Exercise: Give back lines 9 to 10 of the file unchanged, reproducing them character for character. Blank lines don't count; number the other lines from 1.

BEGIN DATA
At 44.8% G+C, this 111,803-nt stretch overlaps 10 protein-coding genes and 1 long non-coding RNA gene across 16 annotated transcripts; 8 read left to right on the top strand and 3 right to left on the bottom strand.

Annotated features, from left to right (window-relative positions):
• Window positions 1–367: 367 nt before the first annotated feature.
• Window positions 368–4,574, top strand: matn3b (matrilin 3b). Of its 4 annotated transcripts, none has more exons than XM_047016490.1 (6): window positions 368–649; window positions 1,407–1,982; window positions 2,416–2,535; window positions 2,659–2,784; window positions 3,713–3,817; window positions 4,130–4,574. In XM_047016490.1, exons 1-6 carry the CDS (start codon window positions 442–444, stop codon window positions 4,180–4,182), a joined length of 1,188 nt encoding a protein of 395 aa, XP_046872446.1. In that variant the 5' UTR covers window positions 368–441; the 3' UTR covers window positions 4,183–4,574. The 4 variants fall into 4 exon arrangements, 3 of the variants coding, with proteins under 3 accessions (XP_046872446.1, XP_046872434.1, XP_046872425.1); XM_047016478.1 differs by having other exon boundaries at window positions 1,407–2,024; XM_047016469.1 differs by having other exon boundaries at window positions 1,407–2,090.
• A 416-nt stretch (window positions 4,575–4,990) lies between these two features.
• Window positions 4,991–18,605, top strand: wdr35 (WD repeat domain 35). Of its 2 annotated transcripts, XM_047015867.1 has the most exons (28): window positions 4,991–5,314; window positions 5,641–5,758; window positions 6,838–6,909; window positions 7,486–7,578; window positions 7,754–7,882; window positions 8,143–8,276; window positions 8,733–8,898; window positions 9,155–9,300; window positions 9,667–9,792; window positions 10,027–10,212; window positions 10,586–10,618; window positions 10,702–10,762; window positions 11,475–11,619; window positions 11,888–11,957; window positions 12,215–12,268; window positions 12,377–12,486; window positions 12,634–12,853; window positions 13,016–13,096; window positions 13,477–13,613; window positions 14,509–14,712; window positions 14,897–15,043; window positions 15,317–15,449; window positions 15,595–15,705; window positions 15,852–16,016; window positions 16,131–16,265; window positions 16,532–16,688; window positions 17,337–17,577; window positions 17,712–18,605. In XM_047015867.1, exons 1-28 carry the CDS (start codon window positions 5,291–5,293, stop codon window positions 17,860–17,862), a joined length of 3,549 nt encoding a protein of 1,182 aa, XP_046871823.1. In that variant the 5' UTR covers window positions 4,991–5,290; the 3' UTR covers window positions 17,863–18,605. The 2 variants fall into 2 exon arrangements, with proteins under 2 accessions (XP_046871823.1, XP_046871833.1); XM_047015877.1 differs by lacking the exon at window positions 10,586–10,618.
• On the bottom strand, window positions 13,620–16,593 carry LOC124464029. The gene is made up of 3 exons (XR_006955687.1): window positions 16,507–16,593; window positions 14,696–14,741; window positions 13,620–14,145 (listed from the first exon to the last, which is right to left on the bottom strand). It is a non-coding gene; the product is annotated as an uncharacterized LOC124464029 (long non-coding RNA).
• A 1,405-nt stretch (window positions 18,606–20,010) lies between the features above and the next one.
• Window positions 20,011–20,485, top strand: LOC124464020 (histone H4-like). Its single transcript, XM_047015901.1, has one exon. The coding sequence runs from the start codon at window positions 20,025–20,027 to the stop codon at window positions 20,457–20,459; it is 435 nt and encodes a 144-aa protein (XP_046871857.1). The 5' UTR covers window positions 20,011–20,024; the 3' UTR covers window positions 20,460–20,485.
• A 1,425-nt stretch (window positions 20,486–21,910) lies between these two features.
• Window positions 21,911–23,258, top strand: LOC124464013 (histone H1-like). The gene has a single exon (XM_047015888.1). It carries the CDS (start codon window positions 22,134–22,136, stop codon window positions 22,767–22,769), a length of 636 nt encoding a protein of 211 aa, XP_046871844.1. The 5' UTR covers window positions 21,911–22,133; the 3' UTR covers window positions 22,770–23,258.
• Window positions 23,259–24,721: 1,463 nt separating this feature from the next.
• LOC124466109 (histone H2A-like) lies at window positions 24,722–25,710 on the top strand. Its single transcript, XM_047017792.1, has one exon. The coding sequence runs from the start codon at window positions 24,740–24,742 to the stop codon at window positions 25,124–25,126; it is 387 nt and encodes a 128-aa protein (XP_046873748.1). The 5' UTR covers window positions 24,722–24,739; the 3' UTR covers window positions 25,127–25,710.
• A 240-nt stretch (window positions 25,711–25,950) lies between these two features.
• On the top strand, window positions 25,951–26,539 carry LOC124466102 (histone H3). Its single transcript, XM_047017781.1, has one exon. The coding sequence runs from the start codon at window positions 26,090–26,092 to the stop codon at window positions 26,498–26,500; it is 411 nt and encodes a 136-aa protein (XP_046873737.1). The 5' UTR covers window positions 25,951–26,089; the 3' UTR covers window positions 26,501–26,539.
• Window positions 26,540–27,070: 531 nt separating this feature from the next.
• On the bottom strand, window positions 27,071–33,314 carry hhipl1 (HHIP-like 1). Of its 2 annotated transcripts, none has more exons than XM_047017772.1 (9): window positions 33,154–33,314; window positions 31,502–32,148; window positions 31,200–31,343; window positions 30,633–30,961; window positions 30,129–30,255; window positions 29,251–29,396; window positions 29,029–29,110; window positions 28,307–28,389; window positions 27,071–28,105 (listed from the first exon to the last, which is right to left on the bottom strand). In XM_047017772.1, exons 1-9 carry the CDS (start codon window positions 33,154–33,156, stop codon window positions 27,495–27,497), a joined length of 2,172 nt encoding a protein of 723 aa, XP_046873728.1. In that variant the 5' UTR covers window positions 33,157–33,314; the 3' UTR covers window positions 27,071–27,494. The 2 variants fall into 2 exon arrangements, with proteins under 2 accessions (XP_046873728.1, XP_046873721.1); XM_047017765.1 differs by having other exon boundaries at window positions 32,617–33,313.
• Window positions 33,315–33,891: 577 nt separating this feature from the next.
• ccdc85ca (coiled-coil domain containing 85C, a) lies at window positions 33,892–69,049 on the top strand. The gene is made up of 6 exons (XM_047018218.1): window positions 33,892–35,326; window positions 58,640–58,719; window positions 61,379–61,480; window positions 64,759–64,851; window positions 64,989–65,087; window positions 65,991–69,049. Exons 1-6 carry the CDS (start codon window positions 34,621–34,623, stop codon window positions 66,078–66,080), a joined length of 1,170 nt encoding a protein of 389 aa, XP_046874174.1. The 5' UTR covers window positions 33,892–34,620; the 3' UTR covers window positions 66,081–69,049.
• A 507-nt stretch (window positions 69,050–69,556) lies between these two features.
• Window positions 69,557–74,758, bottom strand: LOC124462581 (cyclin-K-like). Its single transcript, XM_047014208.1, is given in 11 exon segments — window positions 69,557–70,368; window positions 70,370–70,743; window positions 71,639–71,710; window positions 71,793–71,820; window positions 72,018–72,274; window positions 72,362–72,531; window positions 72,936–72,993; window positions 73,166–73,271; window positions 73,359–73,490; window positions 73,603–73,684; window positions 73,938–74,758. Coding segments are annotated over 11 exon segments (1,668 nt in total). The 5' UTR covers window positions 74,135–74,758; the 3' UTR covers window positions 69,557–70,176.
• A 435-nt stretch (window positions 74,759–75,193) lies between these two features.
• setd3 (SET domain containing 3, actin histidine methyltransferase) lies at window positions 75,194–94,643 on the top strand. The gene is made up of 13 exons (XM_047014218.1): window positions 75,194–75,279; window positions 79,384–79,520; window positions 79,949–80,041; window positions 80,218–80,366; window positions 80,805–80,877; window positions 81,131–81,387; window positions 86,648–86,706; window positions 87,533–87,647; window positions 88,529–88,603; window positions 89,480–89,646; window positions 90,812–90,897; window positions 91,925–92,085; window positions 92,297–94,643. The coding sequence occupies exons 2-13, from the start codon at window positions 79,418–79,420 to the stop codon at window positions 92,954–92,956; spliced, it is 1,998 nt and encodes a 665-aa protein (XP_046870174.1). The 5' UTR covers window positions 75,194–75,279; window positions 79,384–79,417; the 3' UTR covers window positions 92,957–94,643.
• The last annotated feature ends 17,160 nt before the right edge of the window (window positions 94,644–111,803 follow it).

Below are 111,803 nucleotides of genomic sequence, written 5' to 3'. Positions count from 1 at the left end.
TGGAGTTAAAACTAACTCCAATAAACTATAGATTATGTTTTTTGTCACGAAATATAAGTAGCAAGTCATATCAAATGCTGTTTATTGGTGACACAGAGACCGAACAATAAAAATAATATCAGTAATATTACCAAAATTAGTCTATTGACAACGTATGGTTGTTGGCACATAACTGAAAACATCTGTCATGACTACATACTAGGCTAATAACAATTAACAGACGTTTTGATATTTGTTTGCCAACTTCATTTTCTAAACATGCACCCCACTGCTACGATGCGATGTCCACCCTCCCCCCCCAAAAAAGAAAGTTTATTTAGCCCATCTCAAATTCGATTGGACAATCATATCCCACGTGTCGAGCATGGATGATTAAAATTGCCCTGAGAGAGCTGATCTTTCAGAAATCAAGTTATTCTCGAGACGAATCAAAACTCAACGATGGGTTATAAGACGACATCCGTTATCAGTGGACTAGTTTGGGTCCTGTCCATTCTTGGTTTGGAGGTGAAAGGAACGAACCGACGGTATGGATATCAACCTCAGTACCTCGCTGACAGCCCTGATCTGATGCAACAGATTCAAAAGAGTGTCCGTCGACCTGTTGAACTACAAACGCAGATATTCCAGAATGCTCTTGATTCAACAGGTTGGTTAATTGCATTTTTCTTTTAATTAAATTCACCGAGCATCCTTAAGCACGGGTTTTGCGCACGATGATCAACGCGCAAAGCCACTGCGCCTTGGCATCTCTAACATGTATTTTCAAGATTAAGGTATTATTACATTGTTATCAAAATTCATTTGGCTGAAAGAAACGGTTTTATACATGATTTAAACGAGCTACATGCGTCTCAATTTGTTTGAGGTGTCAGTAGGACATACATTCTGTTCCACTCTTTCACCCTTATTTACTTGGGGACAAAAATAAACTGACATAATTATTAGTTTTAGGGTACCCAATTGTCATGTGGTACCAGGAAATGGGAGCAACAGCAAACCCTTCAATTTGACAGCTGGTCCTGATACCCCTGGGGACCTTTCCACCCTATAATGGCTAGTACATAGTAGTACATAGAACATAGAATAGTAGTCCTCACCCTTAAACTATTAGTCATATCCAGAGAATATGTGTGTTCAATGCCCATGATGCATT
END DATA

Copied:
• Window positions 20,011–20,485, top strand: LOC124464020 (histone H4-like). Its single transcript, XM_047015901.1, has one exon. The coding sequence runs from the start codon at window positions 20,025–20,027 to the stop codon at window positions 20,457–20,459; it is 435 nt and encodes a 144-aa protein (XP_046871857.1). The 5' UTR covers window positions 20,011–20,024; the 3' UTR covers window positions 20,460–20,485.
• A 1,425-nt stretch (window positions 20,486–21,910) lies between these two features.